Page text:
Tropical Storm 90Q is the second known tropical cyclone to form in the cooler South Atlantic Ocean, and two NASA satellites confirm it is now moving away from Brazil's coast. The first tropical cyclone ever seen in recorded history in the Southern Atlantic was called "Catarina" in 2004.
The Naval Research Laboratory has provided information on the system, although they will not issue a formal tropical cyclone declaration because the Southern Atlantic is not currently covered by a Regional Specialist Meteorological Center (because tropical cyclones typically don't appear there), however, that may change in the future.
At 0845 UTC (3:45 a.m. ET) today, March 11, Tropical Storm 90Q had maximum sustained winds near 46 mph (40 knots). It was located about 325 miles east of Puerto Alegre, Brazil in the waters of the South Atlantic Ocean near 30.0 South latitude and 45.8 West longitude.
On Wednesday, March 10, the Tropical Rainfall Measuring Mission, or TRMM satellite had a fairly good pass this over Tropical Storm 90Q in the morning hours and showed some heavy rainfall, falling at a rate as much as 2 inches per hour on the storm's southeastern side. TRMM satellite data was used at NASA's Goddard Space Flight Center in Greenbelt, Md. to create a 3-D image of 90Q. The image showed some fairly high thunderstorm tops near the center of the storm reaching to heights above 12.5 km (over 41,010 feet), which corresponds with the areas of heavy rain. The TRMM satellite is managed by both NASA and the Japanese Space Agency, JAXA.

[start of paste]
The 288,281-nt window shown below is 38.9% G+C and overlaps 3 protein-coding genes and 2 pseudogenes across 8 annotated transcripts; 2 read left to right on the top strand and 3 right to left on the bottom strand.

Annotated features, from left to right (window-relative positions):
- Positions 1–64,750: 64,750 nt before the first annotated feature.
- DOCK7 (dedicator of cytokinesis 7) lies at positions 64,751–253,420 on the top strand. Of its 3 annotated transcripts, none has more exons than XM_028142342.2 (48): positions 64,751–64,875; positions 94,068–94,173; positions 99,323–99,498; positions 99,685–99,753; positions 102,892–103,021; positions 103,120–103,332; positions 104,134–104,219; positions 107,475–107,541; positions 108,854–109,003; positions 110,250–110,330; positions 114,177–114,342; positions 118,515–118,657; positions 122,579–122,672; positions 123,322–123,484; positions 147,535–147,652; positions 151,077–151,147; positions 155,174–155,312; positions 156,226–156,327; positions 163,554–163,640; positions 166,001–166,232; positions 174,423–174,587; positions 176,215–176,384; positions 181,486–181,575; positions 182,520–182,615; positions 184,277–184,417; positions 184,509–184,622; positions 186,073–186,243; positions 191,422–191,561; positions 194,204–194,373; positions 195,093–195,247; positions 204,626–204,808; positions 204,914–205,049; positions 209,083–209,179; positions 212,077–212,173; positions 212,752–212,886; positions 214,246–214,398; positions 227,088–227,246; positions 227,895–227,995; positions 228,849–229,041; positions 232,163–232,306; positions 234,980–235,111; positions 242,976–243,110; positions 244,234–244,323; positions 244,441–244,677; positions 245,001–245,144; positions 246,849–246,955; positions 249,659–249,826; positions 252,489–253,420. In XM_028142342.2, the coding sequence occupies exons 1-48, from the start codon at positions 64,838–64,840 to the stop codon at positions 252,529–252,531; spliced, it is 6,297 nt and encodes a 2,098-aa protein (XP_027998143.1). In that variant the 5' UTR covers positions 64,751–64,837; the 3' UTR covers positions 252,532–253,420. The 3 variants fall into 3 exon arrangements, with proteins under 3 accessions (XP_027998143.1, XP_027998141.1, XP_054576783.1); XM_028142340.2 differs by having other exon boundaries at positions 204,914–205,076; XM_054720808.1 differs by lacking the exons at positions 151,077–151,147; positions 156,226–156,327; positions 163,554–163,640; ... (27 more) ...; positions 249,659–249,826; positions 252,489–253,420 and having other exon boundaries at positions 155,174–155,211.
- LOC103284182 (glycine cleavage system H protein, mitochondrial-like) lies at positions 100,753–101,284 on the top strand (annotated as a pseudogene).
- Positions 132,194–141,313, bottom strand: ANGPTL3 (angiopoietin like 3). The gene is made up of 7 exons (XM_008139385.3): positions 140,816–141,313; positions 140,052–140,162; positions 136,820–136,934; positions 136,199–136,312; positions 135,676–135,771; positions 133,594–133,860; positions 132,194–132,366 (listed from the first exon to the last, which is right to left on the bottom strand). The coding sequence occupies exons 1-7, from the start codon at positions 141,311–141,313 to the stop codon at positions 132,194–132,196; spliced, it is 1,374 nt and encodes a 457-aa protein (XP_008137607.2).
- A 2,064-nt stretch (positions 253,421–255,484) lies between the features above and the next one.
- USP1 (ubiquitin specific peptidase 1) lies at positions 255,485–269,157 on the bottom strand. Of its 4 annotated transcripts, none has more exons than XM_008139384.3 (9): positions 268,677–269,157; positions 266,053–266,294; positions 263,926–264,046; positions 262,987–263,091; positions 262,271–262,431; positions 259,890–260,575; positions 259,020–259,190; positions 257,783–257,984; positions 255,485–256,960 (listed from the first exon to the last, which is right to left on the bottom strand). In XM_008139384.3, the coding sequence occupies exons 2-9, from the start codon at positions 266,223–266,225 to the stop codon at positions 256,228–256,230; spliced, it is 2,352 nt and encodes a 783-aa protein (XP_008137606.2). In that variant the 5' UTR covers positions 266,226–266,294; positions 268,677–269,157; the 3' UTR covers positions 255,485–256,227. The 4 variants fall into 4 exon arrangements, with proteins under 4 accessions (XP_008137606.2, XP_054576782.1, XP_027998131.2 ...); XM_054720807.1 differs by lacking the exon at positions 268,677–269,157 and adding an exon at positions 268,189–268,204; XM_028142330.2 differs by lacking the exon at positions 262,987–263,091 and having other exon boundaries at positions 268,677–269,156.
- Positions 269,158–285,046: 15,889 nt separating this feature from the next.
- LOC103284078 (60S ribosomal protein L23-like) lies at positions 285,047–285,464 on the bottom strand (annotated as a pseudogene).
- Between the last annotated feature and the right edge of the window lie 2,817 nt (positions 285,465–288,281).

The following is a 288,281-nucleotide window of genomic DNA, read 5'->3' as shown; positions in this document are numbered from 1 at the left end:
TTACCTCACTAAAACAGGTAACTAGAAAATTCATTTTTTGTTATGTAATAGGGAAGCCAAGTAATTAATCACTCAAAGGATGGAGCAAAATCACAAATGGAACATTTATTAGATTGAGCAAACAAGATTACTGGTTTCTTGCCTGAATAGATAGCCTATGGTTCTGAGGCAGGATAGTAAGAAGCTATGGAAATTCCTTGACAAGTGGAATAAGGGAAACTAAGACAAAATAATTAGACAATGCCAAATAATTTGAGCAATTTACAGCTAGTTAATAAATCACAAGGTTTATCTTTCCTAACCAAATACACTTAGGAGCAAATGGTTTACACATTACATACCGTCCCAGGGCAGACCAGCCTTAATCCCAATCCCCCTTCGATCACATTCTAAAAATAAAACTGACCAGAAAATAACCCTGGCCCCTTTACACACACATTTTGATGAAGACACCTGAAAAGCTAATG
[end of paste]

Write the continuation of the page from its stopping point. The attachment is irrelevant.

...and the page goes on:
Early today, March 11, the Atmospheric Infrared Sounder (AIRS) instrument that flies aboard NASA's Aqua satellite captured an infrared image of 90Q. The infrared image showed some high, cold thunderstorms in the center of the storm, confirming strong convection in the storm.
"The only other tropical cyclone known to have occurred in the Southern Atlantic Ocean developed in March, 2004," said Hal Pierce, meteorologist on the TRMM satellite team at NASA Goddard. "That's when a hurricane called "Catarina" made landfall on March 28, 2004 near the town of Torres in the southern Brazilian state of Santa Catarina (thus, the storm's name). It was the first "hurricane" ever observed by satellite in the south Atlantic." One agency in Brazil also issued warnings on the storm calling it "1-T Alfa."
Tropical Storm 90Q will continue moving in a general easterly direction away from the Brazilian coast and weaken before being absorbed by a mid-latitude cold front this weekend.
Explore further: NCAR joins massive field campaign to examine summertime air in Southeast